Traffic Rankings – Why I Use Quantcast

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Ranking lists have always been popular. The Billboard Top 100, The New York Times Best-Sellers Lists, and the Dave Letterman Top 10 List are just a few examples. It’s no surprise that after the Web took off in the mid-90’s, Web popularity tools came along that claimed to rank websites by traffic.

The most popular service was Alexa, which gathered data by offering a toolbar for Internet Explorer. Released in 1997, this toolbar offered functionality missing in early versions of IE, and was installed by hundreds of thousands of people across the Internet. In exchange for the extra features, the software tracked websites visited by the users and reported this information back to Alexa.

The quality of their data has always been criticized – just do a Google search on “alexa accuracy” for hundreds of articles on this topic. The primary problem is with low-traffic sites, which are the majority of sites out there. There’s just not enough sample data coming in for an accurate ranking.

In the past few years, competitors have appeared who use more advanced techniques for data gathering and analysis. The two services getting the most attention are and

Back in 2006 I decided to research these services in more detail. Using the hospital websites listed in U.S. News and World Report as a starting point, I tracked the rankings for each hospital across all three services. There’s still a noise issue. The top 20 hospital sites were pretty consistent across all services, but it gets more jumbled once you get down to sites with less than 100,000 monthly visitors.

Despite this, one service stood out. had accurate numbers for all of my websites, even ones with only a few thousand visitors a month (See this example). Their data gathering combines panel measurement, along with raw ISP traffic logs from major service providers.  Their full methodology is detailed here (caution – lots of buzzwords)

Spot checks with the Web managers of a few dozen sites on the list confirmed that the Quantcast numbers were close – usually within 25% of the actual number. They also offer additional demographic data on site visitors, which makes it a good market research tool.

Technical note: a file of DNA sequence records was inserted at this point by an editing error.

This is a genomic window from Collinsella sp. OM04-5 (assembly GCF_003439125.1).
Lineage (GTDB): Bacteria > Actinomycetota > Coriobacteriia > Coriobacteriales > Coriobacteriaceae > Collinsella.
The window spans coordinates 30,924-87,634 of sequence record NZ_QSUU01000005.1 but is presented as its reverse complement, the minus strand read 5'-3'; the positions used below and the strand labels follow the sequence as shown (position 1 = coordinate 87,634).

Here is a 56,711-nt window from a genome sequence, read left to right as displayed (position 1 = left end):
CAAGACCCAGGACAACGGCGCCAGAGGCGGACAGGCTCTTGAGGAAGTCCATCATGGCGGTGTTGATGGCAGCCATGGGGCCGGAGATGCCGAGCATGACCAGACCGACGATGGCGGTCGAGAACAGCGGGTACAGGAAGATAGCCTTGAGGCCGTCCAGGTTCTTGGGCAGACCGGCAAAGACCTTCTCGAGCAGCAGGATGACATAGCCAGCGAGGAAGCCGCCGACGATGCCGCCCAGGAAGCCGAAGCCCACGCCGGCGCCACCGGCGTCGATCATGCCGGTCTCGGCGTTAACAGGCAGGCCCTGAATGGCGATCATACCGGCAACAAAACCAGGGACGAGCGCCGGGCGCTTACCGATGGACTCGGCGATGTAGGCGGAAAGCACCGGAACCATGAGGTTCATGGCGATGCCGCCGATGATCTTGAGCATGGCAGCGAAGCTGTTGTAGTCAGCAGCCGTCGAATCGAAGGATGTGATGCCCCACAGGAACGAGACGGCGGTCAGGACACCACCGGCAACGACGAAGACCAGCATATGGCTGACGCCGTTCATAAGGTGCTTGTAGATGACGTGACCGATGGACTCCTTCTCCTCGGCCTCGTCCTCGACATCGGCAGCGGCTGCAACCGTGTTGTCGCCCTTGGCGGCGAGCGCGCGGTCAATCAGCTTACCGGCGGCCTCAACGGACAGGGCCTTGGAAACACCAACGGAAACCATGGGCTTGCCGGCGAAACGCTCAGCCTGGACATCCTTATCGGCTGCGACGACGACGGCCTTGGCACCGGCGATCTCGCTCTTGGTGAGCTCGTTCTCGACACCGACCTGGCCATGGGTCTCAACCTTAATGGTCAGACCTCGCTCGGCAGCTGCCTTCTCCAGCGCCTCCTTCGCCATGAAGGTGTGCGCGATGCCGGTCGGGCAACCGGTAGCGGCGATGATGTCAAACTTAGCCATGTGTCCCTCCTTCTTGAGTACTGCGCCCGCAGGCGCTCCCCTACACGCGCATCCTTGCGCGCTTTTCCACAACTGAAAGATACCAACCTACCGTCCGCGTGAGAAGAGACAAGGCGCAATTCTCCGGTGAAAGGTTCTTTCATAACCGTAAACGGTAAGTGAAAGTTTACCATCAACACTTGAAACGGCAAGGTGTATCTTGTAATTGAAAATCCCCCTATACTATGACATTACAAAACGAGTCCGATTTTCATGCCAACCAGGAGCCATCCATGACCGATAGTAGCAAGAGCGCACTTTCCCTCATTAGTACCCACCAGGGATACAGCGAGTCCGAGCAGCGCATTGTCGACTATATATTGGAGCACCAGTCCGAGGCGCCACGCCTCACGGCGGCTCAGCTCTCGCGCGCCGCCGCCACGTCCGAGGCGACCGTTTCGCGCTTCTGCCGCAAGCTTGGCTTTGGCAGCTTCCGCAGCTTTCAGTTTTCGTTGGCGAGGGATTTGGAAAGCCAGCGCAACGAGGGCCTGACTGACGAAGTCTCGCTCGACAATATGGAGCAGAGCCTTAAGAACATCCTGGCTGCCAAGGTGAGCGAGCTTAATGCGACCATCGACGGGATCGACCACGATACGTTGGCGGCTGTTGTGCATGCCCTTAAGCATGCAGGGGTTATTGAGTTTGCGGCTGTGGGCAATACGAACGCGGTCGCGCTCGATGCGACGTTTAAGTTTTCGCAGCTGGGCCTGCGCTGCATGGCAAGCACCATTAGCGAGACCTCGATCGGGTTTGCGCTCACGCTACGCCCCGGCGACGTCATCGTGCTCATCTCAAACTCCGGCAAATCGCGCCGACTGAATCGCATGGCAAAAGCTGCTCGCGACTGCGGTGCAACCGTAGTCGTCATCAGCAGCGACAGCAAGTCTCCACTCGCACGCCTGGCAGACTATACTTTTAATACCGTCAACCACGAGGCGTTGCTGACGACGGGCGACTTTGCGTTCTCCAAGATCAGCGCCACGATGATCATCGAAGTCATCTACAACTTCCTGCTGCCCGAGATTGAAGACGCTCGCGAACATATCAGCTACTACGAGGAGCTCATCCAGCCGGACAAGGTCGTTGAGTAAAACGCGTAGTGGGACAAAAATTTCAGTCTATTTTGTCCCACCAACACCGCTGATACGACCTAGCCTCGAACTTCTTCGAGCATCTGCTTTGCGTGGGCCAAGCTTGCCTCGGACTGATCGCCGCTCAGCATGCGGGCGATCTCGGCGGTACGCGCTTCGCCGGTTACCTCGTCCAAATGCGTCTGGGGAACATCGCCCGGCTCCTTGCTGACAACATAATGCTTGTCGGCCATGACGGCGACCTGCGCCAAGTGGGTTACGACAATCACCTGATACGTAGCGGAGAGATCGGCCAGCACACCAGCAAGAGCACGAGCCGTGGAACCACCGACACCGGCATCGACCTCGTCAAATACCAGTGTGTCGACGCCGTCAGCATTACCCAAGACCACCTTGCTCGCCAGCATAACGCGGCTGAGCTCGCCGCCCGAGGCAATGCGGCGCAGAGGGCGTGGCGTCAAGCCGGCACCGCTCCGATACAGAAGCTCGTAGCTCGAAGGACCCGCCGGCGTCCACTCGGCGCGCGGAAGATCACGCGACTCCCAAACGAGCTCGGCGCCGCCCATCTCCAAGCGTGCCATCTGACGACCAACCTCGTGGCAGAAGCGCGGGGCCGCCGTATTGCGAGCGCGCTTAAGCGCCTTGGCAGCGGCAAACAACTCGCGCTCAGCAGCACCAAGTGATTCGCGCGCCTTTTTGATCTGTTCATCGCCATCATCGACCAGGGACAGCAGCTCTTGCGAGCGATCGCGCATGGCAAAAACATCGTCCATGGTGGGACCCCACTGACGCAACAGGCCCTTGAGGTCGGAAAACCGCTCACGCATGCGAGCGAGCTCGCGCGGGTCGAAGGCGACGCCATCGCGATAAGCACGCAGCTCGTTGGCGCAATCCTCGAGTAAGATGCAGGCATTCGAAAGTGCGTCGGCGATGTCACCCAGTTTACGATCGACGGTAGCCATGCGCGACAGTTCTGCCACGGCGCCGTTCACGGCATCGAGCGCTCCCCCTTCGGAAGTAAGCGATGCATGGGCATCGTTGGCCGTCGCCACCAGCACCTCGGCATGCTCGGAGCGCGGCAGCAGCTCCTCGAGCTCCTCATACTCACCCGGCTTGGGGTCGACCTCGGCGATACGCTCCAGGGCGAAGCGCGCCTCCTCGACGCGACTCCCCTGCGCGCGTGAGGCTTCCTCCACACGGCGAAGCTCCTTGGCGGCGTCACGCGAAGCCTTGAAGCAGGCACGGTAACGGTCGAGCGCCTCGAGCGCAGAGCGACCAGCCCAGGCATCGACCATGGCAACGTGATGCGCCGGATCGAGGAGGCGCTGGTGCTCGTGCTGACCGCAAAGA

I continue to track hospital site rankings, and have expanded the list to include some of the large commercial and government medical sites. Now, however, the data comes from Quantcast alone.

You can access the data set in Google Docs

Quantcast data was checked on Feb 8, 2009, so it can be seen a snapshot of site activity. Obviously. the numbers change all the time, but over the past three years I’ve found most stay at a consistent level of traffic.  The spreadsheet has data on over 370 organizations. It also has links to the hospitals YouTube, Facebook and Twitter sites.

I welcome your feedback and comments. Let me know if you find this useful.

(note – this is an update of my article posted on in August, 2007)

4 thoughts on “Traffic Rankings – Why I Use Quantcast

  1. Your example of Quantcast’s great accuracy — Maryland General — reveals that there is no traffic at all going to the hospital’s website. Do you still think Quantcast is that wonderful. We have found Quantcast to have the most inaccurate information on the web. It’s totally a waste of time and energy since Google Analytics and Compete provide much more accurate data.

    • The Quantcast report for Maryland General says there is not enough traffic for them to provide charts and statistics, not that there is no traffic at all. Basically, they don’t have enough sample data. The last time I checked this report (about one year ago) Quantcast was showing some estimated traffic.

      I’m not surprised, traffic to this site is very low. We know the actual numbers based on Google Analytics and raw log files.

      I’ll take another look at Compete, maybe things have improved.

  2. Pingback: Web Traffic Rankings | Search traffic engine - how to increase search engine traffic

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